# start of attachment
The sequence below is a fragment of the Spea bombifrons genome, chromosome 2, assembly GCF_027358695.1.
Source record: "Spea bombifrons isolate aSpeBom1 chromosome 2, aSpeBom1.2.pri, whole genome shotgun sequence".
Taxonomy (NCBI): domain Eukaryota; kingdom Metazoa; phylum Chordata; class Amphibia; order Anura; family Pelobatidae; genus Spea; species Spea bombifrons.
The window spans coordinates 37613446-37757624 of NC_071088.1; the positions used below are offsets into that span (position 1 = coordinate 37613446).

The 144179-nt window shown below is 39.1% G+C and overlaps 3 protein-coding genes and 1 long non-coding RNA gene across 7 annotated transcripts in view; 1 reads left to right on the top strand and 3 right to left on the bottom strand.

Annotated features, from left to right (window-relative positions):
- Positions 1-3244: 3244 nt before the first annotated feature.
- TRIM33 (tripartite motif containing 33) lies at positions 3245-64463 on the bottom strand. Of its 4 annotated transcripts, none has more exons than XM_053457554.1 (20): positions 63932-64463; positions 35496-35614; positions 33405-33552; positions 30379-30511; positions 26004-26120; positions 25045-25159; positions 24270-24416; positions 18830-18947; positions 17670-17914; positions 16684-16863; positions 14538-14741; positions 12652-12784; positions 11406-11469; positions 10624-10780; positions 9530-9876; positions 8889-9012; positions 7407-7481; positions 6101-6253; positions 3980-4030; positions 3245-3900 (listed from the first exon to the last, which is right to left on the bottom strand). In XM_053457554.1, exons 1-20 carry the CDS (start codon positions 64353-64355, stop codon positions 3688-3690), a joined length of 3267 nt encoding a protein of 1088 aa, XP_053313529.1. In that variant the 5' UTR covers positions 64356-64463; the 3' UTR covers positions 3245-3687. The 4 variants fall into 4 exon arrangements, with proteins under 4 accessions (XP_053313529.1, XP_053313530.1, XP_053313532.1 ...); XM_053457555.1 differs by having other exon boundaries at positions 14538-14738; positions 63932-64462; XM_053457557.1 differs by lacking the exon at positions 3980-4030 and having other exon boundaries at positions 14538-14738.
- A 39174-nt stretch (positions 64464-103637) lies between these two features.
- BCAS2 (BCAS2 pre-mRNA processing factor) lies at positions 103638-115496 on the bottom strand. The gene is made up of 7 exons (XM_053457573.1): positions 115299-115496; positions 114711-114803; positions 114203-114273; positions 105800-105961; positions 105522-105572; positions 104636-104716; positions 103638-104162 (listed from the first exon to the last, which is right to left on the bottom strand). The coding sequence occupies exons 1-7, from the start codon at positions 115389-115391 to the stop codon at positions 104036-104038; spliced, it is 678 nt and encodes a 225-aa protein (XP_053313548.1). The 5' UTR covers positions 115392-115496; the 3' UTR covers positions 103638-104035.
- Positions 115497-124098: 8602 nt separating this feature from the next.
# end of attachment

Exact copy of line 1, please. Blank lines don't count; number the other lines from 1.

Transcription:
The sequence below is a fragment of the Spea bombifrons genome, chromosome 2, assembly GCF_027358695.1.